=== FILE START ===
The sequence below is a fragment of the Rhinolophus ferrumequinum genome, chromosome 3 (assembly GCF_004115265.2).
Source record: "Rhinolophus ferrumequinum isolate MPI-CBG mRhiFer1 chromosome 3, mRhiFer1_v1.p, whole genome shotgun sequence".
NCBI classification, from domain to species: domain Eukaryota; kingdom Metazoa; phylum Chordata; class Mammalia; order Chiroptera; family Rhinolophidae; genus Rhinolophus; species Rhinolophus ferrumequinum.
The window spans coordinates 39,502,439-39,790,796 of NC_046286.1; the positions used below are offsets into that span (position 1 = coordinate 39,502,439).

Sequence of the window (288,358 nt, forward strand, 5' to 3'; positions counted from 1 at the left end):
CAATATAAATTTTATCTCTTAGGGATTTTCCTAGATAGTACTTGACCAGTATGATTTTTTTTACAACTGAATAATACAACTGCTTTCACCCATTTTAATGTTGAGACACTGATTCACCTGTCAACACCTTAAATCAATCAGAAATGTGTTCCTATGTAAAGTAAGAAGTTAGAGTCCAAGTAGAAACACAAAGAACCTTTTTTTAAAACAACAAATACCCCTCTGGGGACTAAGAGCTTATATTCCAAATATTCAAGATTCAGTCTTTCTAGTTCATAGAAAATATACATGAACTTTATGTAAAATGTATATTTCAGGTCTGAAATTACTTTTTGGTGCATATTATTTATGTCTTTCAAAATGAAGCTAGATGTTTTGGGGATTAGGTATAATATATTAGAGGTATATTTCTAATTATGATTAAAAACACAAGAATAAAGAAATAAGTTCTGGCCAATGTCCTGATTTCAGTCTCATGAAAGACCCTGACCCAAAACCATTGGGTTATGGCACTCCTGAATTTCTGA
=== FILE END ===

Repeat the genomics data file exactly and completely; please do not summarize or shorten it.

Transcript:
The sequence below is a fragment of the Rhinolophus ferrumequinum genome, chromosome 3 (assembly GCF_004115265.2).
Source record: "Rhinolophus ferrumequinum isolate MPI-CBG mRhiFer1 chromosome 3, mRhiFer1_v1.p, whole genome shotgun sequence".
NCBI classification, from domain to species: domain Eukaryota; kingdom Metazoa; phylum Chordata; class Mammalia; order Chiroptera; family Rhinolophidae; genus Rhinolophus; species Rhinolophus ferrumequinum.
The window spans coordinates 39,502,439-39,790,796 of NC_046286.1; the positions used below are offsets into that span (position 1 = coordinate 39,502,439).

Sequence of the window (288,358 nt, forward strand, 5' to 3'; positions counted from 1 at the left end):
CAATATAAATTTTATCTCTTAGGGATTTTCCTAGATAGTACTTGACCAGTATGATTTTTTTTACAACTGAATAATACAACTGCTTTCACCCATTTTAATGTTGAGACACTGATTCACCTGTCAACACCTTAAATCAATCAGAAATGTGTTCCTATGTAAAGTAAGAAGTTAGAGTCCAAGTAGAAACACAAAGAACCTTTTTTTAAAACAACAAATACCCCTCTGGGGACTAAGAGCTTATATTCCAAATATTCAAGATTCAGTCTTTCTAGTTCATAGAAAATATACATGAACTTTATGTAAAATGTATATTTCAGGTCTGAAATTACTTTTTGGTGCATATTATTTATGTCTTTCAAAATGAAGCTAGATGTTTTGGGGATTAGGTATAATATATTAGAGGTATATTTCTAATTATGATTAAAAACACAAGAATAAAGAAATAAGTTCTGGCCAATGTCCTGATTTCAGTCTCATGAAAGACCCTGACCCAAAACCATTGGGTTATGGCACTCCTGAATTTCTGA